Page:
Openly, such as in a holster

Carrying of an unloaded magazine in the gun

So this will help in avoiding the legal issue of having a concealed or partially concealed magazine, which would be considered an illegally concealed weapon. The open carry laws in California apply both to weapons you carry on your person and the Firearms that are openly possessed in a vehicle or motorcycle. When passing through a school zone, you are required to place your weapon in a locked case, which complies with Penal Code 12026.1 PC.

Understanding Other Illegal Acts

Violation of the California Penal Code 12025 PC, “carrying a concealed weapon” law, you will have no protection by the open carry laws. Open carry is the right to carry a firearm openly in public. In specific circumstances, numerous other California gun laws will prohibit the carrying of a firearm legally. It is important to ensure you are not violating any of these other statutes when carrying a gun.
The California gun laws include, but are not limited to:

Carrying Concealed and Loaded Weapons

What about when you are going to and from the gun range, or gunsmith, for example? California Penal Code 12012 PC is the state’s code for the carrying of a concealed weapon law, and if you violate this code, then you will not be protected by the open carry laws. This is because of open carry is the carrying of a firearm plainly and openly in public.

Firearms are considered unloaded when the ammunition for the weapon is in a separate storage compartment. Then you are permitted to carry the unloaded gun and ammunition unless it is used in a felony. Then it is legally considered a loaded weapon, even when the ammunition is carried separately.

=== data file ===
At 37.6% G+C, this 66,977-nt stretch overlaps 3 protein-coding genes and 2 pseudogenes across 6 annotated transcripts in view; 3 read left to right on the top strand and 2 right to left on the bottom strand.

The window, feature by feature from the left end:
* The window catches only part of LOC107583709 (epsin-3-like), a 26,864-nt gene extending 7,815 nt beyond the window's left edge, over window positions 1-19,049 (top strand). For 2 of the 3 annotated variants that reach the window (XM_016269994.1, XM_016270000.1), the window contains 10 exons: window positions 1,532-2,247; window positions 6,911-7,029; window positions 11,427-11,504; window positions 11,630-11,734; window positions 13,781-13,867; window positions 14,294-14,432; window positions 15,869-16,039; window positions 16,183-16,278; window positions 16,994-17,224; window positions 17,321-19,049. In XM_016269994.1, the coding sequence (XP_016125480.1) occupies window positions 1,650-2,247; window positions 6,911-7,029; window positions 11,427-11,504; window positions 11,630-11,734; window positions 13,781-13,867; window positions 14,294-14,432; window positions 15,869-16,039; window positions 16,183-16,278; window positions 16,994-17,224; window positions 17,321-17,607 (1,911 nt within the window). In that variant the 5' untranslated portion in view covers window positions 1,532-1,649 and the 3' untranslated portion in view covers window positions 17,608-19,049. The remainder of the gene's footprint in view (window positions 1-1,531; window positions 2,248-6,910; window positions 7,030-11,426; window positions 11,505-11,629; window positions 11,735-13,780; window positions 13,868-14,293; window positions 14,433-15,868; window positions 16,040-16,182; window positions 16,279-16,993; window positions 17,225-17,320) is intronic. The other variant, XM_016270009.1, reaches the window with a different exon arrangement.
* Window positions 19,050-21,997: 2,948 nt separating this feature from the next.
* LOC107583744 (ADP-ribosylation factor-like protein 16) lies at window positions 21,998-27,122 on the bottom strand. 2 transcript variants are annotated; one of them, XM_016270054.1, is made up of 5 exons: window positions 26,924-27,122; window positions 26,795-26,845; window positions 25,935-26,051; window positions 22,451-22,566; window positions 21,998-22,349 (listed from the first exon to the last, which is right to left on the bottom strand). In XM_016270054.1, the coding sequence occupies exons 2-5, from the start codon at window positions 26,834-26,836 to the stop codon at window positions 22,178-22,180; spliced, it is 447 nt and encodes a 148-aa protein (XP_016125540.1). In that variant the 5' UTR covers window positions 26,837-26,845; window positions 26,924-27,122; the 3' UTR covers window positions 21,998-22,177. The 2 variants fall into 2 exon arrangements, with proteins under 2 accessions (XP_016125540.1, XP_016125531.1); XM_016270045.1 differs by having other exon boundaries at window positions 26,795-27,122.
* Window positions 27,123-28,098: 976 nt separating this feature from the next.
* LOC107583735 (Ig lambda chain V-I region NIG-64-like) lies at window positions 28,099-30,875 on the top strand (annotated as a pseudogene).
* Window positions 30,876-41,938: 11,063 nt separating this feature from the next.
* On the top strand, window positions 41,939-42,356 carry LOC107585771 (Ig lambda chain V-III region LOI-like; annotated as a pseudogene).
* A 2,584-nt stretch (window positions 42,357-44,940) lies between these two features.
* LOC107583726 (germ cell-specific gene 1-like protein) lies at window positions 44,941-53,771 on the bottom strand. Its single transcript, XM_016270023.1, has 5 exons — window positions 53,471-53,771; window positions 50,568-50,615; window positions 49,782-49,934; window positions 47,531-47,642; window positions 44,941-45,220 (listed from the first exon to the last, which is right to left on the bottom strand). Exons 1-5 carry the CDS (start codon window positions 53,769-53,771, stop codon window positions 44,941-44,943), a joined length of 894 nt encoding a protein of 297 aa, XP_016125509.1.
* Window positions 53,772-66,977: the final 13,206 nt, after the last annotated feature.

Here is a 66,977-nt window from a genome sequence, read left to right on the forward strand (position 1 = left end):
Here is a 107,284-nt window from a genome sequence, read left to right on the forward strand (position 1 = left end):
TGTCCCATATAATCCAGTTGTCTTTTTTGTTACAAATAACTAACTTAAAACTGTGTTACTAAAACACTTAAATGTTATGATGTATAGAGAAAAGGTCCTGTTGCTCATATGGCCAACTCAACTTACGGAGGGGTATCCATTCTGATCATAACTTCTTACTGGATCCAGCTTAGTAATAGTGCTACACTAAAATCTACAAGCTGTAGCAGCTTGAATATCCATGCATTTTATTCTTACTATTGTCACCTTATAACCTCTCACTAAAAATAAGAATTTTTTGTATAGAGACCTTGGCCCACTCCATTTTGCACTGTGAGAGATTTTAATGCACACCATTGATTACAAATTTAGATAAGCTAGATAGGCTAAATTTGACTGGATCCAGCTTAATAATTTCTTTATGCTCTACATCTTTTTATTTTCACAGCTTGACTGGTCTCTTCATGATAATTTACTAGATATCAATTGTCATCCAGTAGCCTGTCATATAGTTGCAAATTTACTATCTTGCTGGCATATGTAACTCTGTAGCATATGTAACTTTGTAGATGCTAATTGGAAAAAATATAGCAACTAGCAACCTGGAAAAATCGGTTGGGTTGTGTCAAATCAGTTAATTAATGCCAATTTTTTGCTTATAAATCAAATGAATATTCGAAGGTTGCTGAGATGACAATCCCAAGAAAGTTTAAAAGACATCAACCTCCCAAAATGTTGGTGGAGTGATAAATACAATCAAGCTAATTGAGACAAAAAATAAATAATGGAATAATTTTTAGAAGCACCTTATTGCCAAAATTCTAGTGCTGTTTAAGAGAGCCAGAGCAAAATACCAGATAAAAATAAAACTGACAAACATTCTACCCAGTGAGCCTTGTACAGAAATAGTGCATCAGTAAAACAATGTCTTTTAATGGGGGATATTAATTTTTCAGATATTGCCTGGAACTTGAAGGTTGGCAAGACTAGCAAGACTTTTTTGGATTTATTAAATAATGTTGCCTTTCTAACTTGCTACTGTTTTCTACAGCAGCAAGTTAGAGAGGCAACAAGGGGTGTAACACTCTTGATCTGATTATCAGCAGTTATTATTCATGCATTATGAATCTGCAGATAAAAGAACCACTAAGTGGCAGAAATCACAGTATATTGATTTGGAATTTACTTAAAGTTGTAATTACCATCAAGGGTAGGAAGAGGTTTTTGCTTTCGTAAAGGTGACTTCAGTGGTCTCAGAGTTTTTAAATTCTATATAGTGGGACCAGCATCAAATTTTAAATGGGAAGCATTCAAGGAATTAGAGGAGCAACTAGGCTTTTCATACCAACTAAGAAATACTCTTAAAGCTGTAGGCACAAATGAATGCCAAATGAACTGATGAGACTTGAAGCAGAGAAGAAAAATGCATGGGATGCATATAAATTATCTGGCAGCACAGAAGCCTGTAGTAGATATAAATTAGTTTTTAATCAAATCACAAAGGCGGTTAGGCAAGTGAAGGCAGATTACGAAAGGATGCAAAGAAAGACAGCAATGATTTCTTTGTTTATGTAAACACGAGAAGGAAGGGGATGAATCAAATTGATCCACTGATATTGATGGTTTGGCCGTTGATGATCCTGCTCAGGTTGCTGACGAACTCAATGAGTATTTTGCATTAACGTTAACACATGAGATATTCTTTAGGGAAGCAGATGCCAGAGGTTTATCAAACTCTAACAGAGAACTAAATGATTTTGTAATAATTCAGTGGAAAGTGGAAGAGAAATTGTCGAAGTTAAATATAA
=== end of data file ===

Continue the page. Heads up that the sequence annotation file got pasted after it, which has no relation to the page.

The law permits residents to carry a loaded weapon, under specific situations, including the following, but not limited to:

In your home

  • On private property

Certain businesses, in which you have at least a “possessory” interest in, and have the right to exclude others from it, or control the activities within it. So if a police officer stops you, and even if it is in a location that is not prohibited from opening carry a firearm, you are obligated to allow them to inspect your weapon, so they can make sure it is not loaded. Failing to do this, will give the police officers probably cause to arrest you.
What cannot Be Done

California Penal Code 417 PC states that even when you are compliant with the open carry laws in the state, your weapon is unloaded, as well as visible, in a location where it is legal; you may not use the weapon to intimidate or threaten any person. It is likely if you pull your firearm in a threatening, angry or rude manner that prosecutors will charge you with a crime.